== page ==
There are times when you may want to provide some featuresay, a whizzy animated effectbut not every platform can handle it. On one it might look great, on another it might look terrible, and on another it might even crash the browser. Ideally, you'll like to display the effect if the platform is capable, but otherwise simply skip the effect and proceed. There are two basic approaches to the problem. First, you can test for the specific platform by inspecting the user agent string provided by the browser. The advantage here is great specificity: you can find out the precise platform being used. There are a couple of disadvantages, though. One is accuracy: you can't entirely depend on the string to be accurate because some browsers allow the user to intentionally override it. The other problem is that it leads to brittle code. Suppose that you deploy your application, and then a hot new browser is released. It could handle your code, but it won't, since your code doesn't recognize the user agent. The second method for detecting a platform is more direct: test for the existence of objects that support a needed featurein other words, who cares what the browser is; does it support the capabilities you need?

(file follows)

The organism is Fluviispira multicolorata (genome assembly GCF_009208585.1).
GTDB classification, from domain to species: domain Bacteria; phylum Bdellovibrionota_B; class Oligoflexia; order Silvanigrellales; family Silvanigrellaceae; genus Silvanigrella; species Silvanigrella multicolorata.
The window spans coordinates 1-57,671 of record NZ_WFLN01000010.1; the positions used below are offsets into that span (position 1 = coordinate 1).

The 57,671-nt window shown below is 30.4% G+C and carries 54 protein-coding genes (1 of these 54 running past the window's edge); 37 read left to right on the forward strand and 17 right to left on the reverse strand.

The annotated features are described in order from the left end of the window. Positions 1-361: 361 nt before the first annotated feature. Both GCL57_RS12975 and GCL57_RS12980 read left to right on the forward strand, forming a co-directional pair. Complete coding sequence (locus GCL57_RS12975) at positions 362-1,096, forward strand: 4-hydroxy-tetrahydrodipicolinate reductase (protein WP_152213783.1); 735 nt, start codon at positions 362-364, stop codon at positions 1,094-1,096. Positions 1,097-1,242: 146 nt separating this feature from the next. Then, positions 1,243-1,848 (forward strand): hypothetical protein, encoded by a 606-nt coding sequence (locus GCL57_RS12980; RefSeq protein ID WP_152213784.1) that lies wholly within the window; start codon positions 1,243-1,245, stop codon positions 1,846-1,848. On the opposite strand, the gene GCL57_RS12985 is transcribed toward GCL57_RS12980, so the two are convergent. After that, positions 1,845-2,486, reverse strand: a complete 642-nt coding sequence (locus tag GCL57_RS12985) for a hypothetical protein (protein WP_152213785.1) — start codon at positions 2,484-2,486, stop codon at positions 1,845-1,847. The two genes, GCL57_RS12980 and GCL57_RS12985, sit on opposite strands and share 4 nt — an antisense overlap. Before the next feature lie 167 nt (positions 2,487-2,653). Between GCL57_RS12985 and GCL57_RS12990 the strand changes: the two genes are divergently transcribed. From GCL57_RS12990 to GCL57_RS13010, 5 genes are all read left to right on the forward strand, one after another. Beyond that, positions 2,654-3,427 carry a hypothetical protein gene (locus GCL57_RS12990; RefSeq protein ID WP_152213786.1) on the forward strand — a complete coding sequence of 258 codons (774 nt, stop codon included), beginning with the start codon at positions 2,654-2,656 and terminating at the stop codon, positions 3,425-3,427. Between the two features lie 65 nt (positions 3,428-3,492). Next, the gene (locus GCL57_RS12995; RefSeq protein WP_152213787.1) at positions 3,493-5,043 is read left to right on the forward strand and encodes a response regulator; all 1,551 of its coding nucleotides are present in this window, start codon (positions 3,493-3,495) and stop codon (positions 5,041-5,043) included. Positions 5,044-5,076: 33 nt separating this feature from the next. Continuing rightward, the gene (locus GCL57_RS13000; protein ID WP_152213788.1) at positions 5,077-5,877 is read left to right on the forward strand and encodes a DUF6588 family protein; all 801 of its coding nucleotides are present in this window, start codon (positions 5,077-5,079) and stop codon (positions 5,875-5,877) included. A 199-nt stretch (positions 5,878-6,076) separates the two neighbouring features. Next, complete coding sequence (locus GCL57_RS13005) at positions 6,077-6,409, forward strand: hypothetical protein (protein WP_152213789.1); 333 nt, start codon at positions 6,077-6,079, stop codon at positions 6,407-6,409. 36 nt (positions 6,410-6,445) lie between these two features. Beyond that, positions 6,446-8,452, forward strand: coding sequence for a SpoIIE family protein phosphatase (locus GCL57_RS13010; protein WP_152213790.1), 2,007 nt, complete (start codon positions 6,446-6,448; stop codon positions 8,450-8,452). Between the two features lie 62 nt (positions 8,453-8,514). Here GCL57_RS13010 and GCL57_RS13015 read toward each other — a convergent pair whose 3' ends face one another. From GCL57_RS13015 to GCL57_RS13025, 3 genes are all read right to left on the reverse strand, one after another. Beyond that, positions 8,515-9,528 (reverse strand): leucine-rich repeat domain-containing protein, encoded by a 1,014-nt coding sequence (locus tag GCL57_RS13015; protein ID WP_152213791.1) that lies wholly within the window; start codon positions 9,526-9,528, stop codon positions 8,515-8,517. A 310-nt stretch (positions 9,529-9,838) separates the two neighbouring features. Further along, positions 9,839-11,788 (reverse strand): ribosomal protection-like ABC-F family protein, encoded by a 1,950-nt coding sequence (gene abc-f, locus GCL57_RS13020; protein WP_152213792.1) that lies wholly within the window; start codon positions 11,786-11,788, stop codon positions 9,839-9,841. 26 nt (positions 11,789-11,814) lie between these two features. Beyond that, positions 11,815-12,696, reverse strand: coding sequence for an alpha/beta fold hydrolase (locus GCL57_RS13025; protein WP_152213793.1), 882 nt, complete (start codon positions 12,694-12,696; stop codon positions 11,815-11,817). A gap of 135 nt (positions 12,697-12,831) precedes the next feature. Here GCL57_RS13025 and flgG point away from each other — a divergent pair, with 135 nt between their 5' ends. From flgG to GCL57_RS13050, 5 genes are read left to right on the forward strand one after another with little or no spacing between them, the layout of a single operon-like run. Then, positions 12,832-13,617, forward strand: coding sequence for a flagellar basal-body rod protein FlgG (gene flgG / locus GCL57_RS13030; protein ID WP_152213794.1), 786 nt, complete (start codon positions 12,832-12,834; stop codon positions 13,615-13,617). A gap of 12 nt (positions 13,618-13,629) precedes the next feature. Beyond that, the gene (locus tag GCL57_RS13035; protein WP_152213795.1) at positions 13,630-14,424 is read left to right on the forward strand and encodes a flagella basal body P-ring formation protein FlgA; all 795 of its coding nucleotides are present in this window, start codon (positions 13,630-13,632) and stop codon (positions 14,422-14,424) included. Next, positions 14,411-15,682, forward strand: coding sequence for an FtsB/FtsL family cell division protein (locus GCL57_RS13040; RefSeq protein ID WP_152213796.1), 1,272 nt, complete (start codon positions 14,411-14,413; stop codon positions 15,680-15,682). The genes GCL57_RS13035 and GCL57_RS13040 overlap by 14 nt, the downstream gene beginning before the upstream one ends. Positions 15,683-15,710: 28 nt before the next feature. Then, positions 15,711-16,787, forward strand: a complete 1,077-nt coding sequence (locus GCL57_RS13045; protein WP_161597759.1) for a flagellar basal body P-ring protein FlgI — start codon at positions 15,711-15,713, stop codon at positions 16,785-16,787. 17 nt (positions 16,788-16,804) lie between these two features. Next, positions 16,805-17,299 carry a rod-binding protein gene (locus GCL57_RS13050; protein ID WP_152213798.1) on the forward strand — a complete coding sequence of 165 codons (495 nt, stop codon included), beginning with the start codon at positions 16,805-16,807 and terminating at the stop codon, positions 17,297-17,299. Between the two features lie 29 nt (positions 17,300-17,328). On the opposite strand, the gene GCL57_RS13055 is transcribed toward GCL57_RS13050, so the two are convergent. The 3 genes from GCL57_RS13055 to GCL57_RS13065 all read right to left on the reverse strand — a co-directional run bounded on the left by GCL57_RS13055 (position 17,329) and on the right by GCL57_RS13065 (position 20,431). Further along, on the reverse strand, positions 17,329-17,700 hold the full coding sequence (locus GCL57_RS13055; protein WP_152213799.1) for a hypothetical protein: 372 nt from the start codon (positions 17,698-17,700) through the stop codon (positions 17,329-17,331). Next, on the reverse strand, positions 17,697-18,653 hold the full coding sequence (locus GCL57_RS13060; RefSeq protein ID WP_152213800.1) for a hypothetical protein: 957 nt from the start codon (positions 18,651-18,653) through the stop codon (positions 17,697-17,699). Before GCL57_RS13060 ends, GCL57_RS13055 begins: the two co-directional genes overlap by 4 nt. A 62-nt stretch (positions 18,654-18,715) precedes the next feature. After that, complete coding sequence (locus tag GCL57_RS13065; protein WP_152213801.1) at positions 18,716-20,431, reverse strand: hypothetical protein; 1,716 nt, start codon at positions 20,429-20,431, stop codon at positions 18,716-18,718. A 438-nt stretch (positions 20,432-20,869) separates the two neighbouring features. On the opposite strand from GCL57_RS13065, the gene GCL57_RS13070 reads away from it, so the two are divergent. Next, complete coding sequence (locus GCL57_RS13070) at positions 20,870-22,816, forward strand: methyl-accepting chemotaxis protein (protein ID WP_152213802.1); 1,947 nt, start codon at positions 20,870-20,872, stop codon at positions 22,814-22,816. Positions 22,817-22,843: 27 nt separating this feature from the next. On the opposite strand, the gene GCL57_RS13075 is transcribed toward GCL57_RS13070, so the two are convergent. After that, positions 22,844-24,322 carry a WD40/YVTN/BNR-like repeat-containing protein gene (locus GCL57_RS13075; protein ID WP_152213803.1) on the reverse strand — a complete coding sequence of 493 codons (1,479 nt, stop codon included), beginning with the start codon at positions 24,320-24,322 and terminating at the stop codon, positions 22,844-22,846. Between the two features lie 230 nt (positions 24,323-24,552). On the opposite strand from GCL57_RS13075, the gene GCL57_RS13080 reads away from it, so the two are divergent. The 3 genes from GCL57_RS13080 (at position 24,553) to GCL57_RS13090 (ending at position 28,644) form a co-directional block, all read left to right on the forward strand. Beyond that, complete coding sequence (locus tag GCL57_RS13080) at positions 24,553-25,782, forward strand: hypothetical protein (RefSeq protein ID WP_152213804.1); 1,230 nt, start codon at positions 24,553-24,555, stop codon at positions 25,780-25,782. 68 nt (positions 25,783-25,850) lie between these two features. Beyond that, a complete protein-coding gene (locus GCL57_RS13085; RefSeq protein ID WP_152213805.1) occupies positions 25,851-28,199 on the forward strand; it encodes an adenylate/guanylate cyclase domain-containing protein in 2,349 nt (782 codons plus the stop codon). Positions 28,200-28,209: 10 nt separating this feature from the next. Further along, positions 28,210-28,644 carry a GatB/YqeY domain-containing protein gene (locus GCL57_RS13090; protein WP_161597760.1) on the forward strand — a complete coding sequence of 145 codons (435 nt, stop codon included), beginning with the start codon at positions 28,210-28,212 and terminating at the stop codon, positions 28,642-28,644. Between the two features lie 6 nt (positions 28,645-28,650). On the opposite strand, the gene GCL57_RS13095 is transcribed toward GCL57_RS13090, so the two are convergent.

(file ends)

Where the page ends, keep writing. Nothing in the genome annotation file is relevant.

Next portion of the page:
Which approach is best? It all depends on the situation. Prototype and use both techniques. User-agent detection is often appropriate when you need to compensate for a bug in a particular browser. Here's an example of just that, taken from the Prototype source:

if (navigator.appVersion.match(/\bMSIE\b/))

Capabilities detection, on the other hand, is typically used not to work around a bug, but to determine if a feature is even supported at all. This line from the source of exemplifies the capabilities detection approach (in this case, used to determine the current scroll bar position, which is implemented differently across browsers):

if (w.document.documentElement && documentElement.scrollTop) {   T = documentElement.scrollTop;   L = documentElement.scrollLeft; } else if (w.document.body) {   T = body.scrollTop;   L = body.scrollLeft; }

Rather than explicitly matching against the browser name, this code checks for the presence of certain objects and proceeds accordingly.

6.4.2. The Rails Way

A good JavaScript library covers a multitude of platform sins, and Prototype and go a long way in smoothing the wrinkles between platforms. Still, some issues are beyond the libraries' scope. Like Rails in general, Prototype and are opinionated software. And one of those opinions is that not all legacy browsers are worth supporting.

For example, Netscape 4 (among other browsers) doesn't support the XMLHttpRequest object. But that doesn't mean Ajax is impossible in older browsers. There are other methods available for Ajax-style communication between the client and server, such as dynamically inserting <script> tags and creating hidden IFrames; however, Prototype chooses not to support those alternate Ajax transport methods. In practice, the sacrifice turns out to be small. Users of legacy browsers make a very small, and quickly shrinking, percentage of the market. Adding support for alternate transport would increase the complexity of the code substantially, for very small benefit.